The orchestra of the future? Not quite, but you can see where the invention was headed for. The orchestrion was a organ that attempted to recreate the sound of the orchestra instead of the monotonous drawl of the organ, which must have seemed quite futuristic at that time. This resulted in it having an immense range of pipes of different sounds to imitate the orchestral instruments, even including percussion instruments like cymbals and drums, taking up a lot of space, and costing a lot. Only wealthy households could afford an orchestrion.
As with many things, when the move towards bigger and grander designs had been explored, the mood shifted towards smaller and sleeker items that could do the same job. So as the taste for bigger musical instruments became satiated, their popularity declined. In the 1820s and 1830s the music box and its the clockwork driven cylinder mechanism made an emergence. The pins on the cylinder raised the tongues of the steel comb, and when they pinged back in place the vibration of the tongues produced notes. The later arrival of the gramophone, however, relegated the music box to status of novelty item.
All these musical instruments of the past - the barrel organ, the orchestrion and the music box - may seem antiquated in comparison to today's music playing devices, and they are - can you imagine having one Iphone for every four or five songs you listened to? But if you ever looked at the inner mechanism of one, even the humble music box, it is difficult not to appreciate the both the simplicity in materials used for the construction as well as the design of one. Who could have thought that a cylinder with a few raised studs on it would be the technology behind the mechanical instrument?
It is also difficult not to appreciate the craft and skill that has gone into creating the music "sheet", the flat metal with studs that eventually goes around the barrel. While later craftsmen who created the replica tunes for subsequent machines had a template to follow, how did the pioneering craftsmen work out the differences in spacing between the pins of the barrel that would ensure the tune produced would be correct, right down to the last semiquaver? If some studs were a little too close, the music would sound too fast in sections; too far apart and some notes would sound late. Either way, a high degree of precision was needed to make sure the studs aligned both vertically and horizontally.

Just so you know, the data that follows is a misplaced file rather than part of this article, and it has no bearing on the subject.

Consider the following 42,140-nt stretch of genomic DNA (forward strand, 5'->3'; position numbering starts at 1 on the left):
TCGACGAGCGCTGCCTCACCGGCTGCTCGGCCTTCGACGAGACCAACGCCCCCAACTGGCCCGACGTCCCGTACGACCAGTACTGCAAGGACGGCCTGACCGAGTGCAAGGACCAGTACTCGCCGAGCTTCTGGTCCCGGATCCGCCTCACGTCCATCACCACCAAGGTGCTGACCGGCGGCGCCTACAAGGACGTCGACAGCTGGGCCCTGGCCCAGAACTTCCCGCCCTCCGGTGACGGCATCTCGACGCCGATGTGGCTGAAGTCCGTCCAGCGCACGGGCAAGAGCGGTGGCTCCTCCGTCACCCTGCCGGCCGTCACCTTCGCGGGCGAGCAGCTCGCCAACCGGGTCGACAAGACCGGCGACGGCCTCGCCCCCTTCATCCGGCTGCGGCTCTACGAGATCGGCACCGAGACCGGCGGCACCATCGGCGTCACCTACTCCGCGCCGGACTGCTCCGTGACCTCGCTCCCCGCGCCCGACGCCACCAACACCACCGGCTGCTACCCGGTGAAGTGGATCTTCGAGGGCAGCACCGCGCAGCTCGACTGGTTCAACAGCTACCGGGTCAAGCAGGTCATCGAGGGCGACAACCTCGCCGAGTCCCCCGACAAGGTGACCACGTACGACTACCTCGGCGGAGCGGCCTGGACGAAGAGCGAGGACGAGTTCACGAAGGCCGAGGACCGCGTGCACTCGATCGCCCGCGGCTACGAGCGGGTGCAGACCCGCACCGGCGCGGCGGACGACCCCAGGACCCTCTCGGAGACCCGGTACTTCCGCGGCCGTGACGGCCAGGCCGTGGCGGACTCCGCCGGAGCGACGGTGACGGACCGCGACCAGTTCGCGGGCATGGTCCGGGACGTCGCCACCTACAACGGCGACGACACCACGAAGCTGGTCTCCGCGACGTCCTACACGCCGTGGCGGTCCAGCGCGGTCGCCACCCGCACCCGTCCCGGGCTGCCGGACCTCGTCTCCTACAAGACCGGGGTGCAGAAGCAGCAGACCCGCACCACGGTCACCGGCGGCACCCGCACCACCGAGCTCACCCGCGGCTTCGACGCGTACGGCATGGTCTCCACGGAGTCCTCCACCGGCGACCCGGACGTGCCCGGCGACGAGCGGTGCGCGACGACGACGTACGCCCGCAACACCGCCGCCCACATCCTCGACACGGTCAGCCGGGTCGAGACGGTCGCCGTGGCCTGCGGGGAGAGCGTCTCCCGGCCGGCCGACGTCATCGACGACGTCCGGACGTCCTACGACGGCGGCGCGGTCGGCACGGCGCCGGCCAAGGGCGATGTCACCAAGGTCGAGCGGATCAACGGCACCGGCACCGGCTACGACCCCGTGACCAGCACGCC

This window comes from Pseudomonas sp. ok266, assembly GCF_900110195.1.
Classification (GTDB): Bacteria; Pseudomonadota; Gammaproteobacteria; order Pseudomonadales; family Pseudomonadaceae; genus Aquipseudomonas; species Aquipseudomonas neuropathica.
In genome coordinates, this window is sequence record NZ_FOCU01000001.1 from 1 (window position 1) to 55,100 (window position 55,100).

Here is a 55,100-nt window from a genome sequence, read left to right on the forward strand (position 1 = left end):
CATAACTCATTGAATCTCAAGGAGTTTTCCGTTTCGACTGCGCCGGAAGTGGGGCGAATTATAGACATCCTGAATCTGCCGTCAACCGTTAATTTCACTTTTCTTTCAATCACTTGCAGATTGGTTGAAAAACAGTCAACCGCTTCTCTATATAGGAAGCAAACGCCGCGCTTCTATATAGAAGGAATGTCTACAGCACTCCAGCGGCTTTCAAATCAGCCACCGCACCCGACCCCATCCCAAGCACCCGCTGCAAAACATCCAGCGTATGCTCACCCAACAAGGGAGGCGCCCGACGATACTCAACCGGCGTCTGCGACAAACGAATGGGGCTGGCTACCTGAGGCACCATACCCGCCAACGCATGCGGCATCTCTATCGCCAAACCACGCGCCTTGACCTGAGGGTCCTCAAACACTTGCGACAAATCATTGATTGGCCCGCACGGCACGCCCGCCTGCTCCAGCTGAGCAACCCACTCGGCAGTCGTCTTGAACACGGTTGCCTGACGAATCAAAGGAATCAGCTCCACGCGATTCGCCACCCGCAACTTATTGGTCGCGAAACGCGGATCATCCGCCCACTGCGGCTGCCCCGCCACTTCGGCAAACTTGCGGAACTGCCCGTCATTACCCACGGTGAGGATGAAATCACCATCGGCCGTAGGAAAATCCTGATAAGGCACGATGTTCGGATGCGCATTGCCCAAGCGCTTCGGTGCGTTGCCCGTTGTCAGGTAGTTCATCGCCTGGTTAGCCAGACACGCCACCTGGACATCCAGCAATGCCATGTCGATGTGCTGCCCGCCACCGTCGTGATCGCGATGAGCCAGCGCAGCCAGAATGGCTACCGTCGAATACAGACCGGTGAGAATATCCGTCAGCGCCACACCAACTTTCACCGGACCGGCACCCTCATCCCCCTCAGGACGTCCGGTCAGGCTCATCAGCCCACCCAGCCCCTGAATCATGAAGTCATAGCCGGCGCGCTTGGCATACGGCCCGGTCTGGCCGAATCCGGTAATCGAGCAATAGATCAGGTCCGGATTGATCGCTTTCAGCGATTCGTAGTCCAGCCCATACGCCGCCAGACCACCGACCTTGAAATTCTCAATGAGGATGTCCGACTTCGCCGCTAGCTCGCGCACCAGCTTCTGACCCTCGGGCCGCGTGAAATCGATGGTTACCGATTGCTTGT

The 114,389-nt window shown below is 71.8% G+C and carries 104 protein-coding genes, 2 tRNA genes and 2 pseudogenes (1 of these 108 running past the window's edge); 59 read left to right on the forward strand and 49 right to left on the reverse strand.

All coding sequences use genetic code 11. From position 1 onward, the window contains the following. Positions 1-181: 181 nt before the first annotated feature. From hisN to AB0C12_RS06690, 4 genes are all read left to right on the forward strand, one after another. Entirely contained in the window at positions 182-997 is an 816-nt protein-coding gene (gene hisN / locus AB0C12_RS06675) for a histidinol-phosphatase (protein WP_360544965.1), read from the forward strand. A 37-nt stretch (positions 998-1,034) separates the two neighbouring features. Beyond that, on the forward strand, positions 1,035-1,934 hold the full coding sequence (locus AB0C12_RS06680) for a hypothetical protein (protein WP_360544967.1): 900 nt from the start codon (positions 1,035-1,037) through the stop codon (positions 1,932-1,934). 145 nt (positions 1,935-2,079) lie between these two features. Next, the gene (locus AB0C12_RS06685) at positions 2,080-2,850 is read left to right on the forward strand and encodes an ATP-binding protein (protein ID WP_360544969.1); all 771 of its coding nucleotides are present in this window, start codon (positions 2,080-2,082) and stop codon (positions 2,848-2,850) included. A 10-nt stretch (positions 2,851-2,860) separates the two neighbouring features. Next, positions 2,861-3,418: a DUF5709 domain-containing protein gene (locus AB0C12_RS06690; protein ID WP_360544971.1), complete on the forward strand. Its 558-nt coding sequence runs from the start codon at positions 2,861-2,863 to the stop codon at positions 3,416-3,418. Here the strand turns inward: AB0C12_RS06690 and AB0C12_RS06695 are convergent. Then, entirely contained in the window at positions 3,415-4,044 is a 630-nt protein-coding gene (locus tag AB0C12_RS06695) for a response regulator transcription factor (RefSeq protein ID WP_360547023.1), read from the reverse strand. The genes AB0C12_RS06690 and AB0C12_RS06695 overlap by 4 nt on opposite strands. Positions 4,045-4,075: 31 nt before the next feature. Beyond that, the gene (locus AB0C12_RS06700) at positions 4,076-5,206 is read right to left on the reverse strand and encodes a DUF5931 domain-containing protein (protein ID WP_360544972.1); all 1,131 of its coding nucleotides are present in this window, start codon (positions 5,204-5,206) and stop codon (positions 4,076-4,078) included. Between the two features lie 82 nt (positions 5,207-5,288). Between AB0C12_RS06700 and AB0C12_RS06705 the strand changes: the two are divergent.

Take your typical piano sheet music. Turn it ninety degrees to the right, so the bass and treble clefs are at the top. Each dot on the staves represents a stud on the barrel or cylinder that instrument makers have to create but on a much smaller scale. The notes that are viewed horizontally have to match, so that they come in at the same time, and the vertical spacing between studs has to be right so that the duration of notes is correct before the next one comes in. In the humble music box the accuracy has to be right down to the last millimetre.
For the barrel organ, which relied on air being correctly funneled to pipes, the same level of accuracy was required. If the panel opened too much because the pin was too big, too much air entered the pipe and it sounded too loud.
So how did the instrument makers go about creating the music sheet for these instruments? The answer is no surprise, because the principles are the same with learning any craft or skill. The craftsman working on the music box had an idea of what he wanted to achieve and went about in a methodical way to attain the result. He had some idea of where the marks were going to be; some sort of general impression. In the course of the actual construction work he rechecked his marks by wrapping the partially finished sheet over a cylinder and going over the notes to check they were playing correctly. He would then turn his attention to correcting any errors, then playing through sections to check if the studs were correct and would play the correct notes in the correct time, and repeat the whole process, until he had a whole song. But the song wasn't always necessarily constructed in a linear order from start to finish. In more complex songs, sections of music were broken up, and the pins were worked on in different sections before being assembled together.
We can approach a piece of music in the same way. Get a general impression of a piece of music before you attempt it. Listen to a recording to get an idea of how it sounds, and then try sight reading it just to get a general idea. Work on extensive pieces of music in short sections, rather than in a linear fashion wholly from start to finish. Go over the bars of music that are incorrect to improve them rather than be too enamoured with the parts that you have played correctly. It is rewarding for the ego to hear yourself playing nice music, but to bring the sections that are weaker in performance to the same standard as the others. Then you have something that is consistent in quality throughout the duration of the piece.
Home Piano Lessons | firstname.lastname@example.org | 0795 203 6516